Governor Mills Halts Urgently Needed Funding for Maine Nursing Homes

FOR IMMEDIATE RELEASE – JULY 8, 2019

Governor Mills last Wednesday announced that she will not sign a bipartisan bill (LD 1758) that would have provided urgently needed funds to Maine nursing homes. This inaction will delay by at least six months the funding provided by the legislature to support these struggling facilities.

In just the last two years, seven Maine nursing homes have had to close due to a shortage of workers and a sharp increase in labor costs.

The funding allocated by this bill would have eased that burden and made more beds available to Maine seniors in need.

By preventing the bill from becoming law, Governor Mills has postponed this funding for at least six months, which may jeopardize other facilities that are already operating on the brink.

In addition, an amendment to this bill would have extended state reimbursements for pay increases to nursing home staff that took effect last year.

Governor Mills’ proposed budget did not include any of this funding.

Now, because of the governor’s lack of action, those reimbursements expired on July 1, 2019, leaving these facilities in the position of either lowering wages or covering the increased pay in some other way, just when additional state funds also fail to materialize.

The bill was sponsored by Senate President Troy Jackson (D-Allagash) and supported unanimously by both houses of the legislature. Republicans secured funding for the bill on the last day of the session and it was included in the biennial budget that just passed.

Also, the legislature passed the bill as an emergency measure so that nursing homes could begin getting the funds immediately rather than wait the usual ninety days for bills to become law.

Now, because of the governor’s actions, they will have to wait until at least January to receive these funds.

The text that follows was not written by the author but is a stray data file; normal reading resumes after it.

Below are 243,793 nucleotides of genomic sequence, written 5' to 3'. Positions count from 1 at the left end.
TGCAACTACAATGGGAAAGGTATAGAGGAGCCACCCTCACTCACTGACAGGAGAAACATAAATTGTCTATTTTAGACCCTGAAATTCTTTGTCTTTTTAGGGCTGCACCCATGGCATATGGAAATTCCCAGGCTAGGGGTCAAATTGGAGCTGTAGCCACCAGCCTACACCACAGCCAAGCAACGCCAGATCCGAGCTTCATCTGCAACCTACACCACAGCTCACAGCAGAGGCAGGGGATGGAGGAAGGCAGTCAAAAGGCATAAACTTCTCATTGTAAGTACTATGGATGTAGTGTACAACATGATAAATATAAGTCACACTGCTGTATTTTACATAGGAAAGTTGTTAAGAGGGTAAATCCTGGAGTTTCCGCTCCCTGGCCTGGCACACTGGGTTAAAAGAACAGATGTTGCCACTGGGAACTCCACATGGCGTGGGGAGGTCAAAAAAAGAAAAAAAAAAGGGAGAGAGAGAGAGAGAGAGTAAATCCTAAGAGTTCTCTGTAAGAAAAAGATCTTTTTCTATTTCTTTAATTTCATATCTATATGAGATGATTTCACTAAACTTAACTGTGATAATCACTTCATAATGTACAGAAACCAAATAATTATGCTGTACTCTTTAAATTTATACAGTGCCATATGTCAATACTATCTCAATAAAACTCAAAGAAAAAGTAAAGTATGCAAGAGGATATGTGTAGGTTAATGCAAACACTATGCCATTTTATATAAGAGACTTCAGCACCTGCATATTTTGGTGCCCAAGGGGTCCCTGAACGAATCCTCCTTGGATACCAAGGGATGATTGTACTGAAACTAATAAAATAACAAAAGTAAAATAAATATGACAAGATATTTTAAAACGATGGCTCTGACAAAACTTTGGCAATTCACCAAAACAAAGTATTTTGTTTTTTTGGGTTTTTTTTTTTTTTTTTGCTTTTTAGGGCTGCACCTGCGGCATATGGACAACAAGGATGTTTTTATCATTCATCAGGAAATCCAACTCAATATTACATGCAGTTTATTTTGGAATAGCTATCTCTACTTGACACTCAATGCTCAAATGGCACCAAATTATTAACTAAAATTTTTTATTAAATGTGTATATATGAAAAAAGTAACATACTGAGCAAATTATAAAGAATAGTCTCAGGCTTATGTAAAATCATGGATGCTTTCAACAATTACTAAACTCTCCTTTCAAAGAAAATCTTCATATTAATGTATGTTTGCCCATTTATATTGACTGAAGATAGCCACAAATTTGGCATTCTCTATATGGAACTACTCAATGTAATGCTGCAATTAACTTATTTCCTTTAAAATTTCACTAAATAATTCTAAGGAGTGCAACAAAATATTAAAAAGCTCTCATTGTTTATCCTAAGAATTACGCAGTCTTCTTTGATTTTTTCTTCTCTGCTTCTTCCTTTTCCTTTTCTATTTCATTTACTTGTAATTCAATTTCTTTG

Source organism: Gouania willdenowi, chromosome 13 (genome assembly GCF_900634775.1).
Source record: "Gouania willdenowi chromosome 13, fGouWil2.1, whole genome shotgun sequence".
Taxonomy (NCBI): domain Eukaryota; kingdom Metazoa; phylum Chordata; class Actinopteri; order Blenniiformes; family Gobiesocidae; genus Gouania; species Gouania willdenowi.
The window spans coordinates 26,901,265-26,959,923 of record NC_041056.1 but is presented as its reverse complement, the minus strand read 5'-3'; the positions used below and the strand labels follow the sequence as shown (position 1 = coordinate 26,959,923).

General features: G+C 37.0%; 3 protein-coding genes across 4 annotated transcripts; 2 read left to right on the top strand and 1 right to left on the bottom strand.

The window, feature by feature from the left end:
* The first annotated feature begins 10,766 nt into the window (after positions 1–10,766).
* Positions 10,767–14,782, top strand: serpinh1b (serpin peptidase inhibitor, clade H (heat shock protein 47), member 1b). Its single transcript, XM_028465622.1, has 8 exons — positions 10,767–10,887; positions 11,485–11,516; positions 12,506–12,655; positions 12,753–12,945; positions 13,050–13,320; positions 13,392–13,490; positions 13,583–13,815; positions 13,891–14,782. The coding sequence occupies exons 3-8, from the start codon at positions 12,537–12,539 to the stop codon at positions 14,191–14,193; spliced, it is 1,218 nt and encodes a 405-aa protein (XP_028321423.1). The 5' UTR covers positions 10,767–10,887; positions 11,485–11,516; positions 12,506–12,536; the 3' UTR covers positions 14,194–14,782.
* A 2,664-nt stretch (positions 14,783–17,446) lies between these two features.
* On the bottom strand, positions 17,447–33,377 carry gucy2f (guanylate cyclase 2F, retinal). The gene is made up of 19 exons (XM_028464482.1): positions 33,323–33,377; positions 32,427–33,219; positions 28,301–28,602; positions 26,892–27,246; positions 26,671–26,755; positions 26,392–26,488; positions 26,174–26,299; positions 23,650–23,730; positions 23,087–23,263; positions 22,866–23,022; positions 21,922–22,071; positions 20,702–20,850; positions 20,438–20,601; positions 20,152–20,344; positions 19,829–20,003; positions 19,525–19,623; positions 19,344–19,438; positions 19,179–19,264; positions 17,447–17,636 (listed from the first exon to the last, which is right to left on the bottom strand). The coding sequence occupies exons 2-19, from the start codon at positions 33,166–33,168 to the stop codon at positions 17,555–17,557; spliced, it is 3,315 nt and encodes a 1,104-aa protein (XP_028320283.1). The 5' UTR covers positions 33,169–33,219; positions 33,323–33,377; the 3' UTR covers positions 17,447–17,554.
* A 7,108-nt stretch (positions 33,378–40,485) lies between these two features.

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Republican Senator Marianne Moore of Calais:

“I was very disappointed to hear the Governor has chosen to not sign this important bill into law!  During the public hearing members of the Health and Human Services Committee heard testimony on how critical this continued funding was to avoid additional closures of nursing facilities and residential care facilities across the State.  Postponing this funding for six months is detrimental to the continuum of care for our Elderly.”

Republican Senator Robert Foley of Wells:

“While the legislature was pushing to fund this bill in the last few days of the session, I was struggling to place my own mother in a senior living facility. After calling facilities as far as two hours away and finding no beds available, I was forced to take her out of state. The governor’s lack of action on this bill will make that same struggle a difficult reality for too many Maine families for no good reason.”

Testimony of Senate President Troy Jackson, the bill’s sponsor

“Seven nursing homes have closed in just the last 15 months and others are struggling to pay their bills. Six of those closed in 2018, which caused 250 nursing home residents to be displaced and resulted in 400 people losing their jobs. These dedicated workers can’t afford to go without pay, and elderly Mainers can’t afford to go without care.”

Testimony of Wanda Pelkey, CFO of First Atlantic Healthcare

“Last year, year over year direct care labor costs rose 8%. Meanwhile, we received no MaineCare inflation adjustment to fund. Further, DHHS left out contract labor costs in LD 925’s Supplemental Wage Allowance calculations due to imprecise language in the bill. Is it any wonder 7 facilities closed in the last twelve months?”

“When we run out of money, there are many losers and no winners. More 100 year old persons displaced, more community jobs lost, and more stressed municipal budgets. Honestly, I don’t know how to solve the dilemma without your support and passage of LD 1758.”

Testimony of Lisa Henderson, Exec. Dir., Leading Age, Maine and NH

“Maine’s long—term care system relies heavily on MaineCare funding (around 70% across the continuum). It is not within providers’ power to simply charge more for their services, as any private employer would do in the face of rising operating costs. Only you have the power to provide some relief.”

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